Alonissos, Peristera, Kyra Panagia (18 miles) – Peristera, the scarcely inhabited islet, was once joined to Alonissos and is graced with some nice sandy beaches usually relatively unpopulated. It consists of secluded bays sheltered from the “meltemi” (northern) wind, and sparkling white houses perched on the hilltops. One will find the remains of an ancient castle here. A tavern operates on the main beach providing refreshments and seafood. An ancient wreck was recently discovered, just off the island by archaeologists.

Kyra Panagia, also known as Pelagos or Pelagonisi is hilly with two deep bays. To the east one may find the restored Monastery of the Blessed Virgin. One may find fantastic beaches for sunbathing and relaxing in the warm Mediterranean sun. The island offers spots of unrivaled beauty and crystal clear waters.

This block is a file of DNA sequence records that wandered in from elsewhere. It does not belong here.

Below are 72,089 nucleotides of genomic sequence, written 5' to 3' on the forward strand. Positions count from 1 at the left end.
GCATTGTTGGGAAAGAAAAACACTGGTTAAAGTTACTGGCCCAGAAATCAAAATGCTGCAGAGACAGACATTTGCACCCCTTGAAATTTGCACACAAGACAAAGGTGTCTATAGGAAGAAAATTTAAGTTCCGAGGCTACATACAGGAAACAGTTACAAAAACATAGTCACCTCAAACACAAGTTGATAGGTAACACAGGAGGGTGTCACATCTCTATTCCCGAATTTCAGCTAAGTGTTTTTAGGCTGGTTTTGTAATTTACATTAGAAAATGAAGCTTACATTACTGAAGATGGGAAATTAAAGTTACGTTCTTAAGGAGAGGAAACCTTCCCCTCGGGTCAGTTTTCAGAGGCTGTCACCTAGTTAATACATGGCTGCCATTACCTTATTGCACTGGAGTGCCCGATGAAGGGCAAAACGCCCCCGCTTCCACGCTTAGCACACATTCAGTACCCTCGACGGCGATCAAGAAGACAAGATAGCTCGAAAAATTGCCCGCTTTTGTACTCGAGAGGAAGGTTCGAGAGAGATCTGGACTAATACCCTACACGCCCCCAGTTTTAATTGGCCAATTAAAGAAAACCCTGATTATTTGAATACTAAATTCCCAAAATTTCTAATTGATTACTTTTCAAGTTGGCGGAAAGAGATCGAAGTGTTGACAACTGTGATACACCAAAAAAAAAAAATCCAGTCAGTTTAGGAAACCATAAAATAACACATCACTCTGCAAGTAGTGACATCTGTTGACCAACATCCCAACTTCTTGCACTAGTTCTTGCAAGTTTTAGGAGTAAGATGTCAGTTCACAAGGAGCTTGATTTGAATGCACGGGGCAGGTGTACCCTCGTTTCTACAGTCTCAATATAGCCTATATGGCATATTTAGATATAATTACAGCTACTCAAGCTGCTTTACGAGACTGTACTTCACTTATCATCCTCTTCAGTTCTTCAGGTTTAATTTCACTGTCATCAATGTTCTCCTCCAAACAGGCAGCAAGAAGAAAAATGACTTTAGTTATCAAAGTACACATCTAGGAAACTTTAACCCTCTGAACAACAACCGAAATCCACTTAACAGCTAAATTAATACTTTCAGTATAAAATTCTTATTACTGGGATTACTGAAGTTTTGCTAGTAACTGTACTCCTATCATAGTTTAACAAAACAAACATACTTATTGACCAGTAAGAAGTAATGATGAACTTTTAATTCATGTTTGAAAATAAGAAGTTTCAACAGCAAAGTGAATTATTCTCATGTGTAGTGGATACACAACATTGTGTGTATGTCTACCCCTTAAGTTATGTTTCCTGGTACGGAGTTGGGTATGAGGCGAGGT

Kyra Panagia, Skyros (37 miles) – The fourth and largest island in the Northern Sporades. It lies further out into the Aegean than the other islands and is really more like the Cyclades in its style of building and its weather pattern. The main village climbs up the slopes of a steep hill rising straight up from the sea and culminating in a castle (Kastro) at the top. This is an impressive, naturally fortified rock, which gave Skyros an important strategic position in the Northern Aegean. The views from the Kastro (and the monastery of Aghios Georgios just below it) are absolutely stunning and it is well worth climbing up to it through the beautiful, winding, cobbled streets of the village.